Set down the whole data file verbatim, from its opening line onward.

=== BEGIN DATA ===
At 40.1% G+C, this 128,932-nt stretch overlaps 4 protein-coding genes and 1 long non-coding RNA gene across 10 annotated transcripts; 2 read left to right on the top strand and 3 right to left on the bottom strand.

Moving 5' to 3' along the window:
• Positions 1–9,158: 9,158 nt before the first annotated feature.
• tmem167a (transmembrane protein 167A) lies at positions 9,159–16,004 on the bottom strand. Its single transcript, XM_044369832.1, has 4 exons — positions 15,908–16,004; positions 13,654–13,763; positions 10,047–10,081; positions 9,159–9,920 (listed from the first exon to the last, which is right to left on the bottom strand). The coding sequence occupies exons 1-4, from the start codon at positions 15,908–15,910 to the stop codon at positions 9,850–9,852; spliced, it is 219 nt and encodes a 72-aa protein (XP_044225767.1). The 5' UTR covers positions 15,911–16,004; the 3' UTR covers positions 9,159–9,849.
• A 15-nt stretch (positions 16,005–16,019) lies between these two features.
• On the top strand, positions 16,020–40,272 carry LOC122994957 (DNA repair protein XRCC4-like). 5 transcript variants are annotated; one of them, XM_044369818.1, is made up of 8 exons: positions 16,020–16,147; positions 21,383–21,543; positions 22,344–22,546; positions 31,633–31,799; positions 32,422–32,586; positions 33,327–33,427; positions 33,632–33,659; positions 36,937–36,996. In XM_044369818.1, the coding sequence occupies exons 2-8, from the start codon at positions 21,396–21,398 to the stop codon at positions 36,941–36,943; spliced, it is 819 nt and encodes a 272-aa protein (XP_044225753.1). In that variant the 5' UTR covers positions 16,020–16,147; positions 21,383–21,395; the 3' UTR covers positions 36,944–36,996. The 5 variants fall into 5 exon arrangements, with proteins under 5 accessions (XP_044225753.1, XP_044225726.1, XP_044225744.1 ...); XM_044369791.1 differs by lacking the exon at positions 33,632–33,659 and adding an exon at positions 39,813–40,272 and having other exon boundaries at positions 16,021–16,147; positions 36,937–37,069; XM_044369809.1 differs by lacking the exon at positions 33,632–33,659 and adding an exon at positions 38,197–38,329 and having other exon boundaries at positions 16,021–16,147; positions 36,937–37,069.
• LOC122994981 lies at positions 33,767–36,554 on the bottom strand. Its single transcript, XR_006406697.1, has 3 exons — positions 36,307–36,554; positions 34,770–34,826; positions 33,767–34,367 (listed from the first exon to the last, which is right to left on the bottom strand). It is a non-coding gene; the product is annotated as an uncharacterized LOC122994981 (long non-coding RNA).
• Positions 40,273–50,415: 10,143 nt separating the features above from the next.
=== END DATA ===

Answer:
At 40.1% G+C, this 128,932-nt stretch overlaps 4 protein-coding genes and 1 long non-coding RNA gene across 10 annotated transcripts; 2 read left to right on the top strand and 3 right to left on the bottom strand.

Moving 5' to 3' along the window:
• Positions 1–9,158: 9,158 nt before the first annotated feature.
• tmem167a (transmembrane protein 167A) lies at positions 9,159–16,004 on the bottom strand. Its single transcript, XM_044369832.1, has 4 exons — positions 15,908–16,004; positions 13,654–13,763; positions 10,047–10,081; positions 9,159–9,920 (listed from the first exon to the last, which is right to left on the bottom strand). The coding sequence occupies exons 1-4, from the start codon at positions 15,908–15,910 to the stop codon at positions 9,850–9,852; spliced, it is 219 nt and encodes a 72-aa protein (XP_044225767.1). The 5' UTR covers positions 15,911–16,004; the 3' UTR covers positions 9,159–9,849.
• A 15-nt stretch (positions 16,005–16,019) lies between these two features.
• On the top strand, positions 16,020–40,272 carry LOC122994957 (DNA repair protein XRCC4-like). 5 transcript variants are annotated; one of them, XM_044369818.1, is made up of 8 exons: positions 16,020–16,147; positions 21,383–21,543; positions 22,344–22,546; positions 31,633–31,799; positions 32,422–32,586; positions 33,327–33,427; positions 33,632–33,659; positions 36,937–36,996. In XM_044369818.1, the coding sequence occupies exons 2-8, from the start codon at positions 21,396–21,398 to the stop codon at positions 36,941–36,943; spliced, it is 819 nt and encodes a 272-aa protein (XP_044225753.1). In that variant the 5' UTR covers positions 16,020–16,147; positions 21,383–21,395; the 3' UTR covers positions 36,944–36,996. The 5 variants fall into 5 exon arrangements, with proteins under 5 accessions (XP_044225753.1, XP_044225726.1, XP_044225744.1 ...); XM_044369791.1 differs by lacking the exon at positions 33,632–33,659 and adding an exon at positions 39,813–40,272 and having other exon boundaries at positions 16,021–16,147; positions 36,937–37,069; XM_044369809.1 differs by lacking the exon at positions 33,632–33,659 and adding an exon at positions 38,197–38,329 and having other exon boundaries at positions 16,021–16,147; positions 36,937–37,069.
• LOC122994981 lies at positions 33,767–36,554 on the bottom strand. Its single transcript, XR_006406697.1, has 3 exons — positions 36,307–36,554; positions 34,770–34,826; positions 33,767–34,367 (listed from the first exon to the last, which is right to left on the bottom strand). It is a non-coding gene; the product is annotated as an uncharacterized LOC122994981 (long non-coding RNA).
• Positions 40,273–50,415: 10,143 nt separating the features above from the next.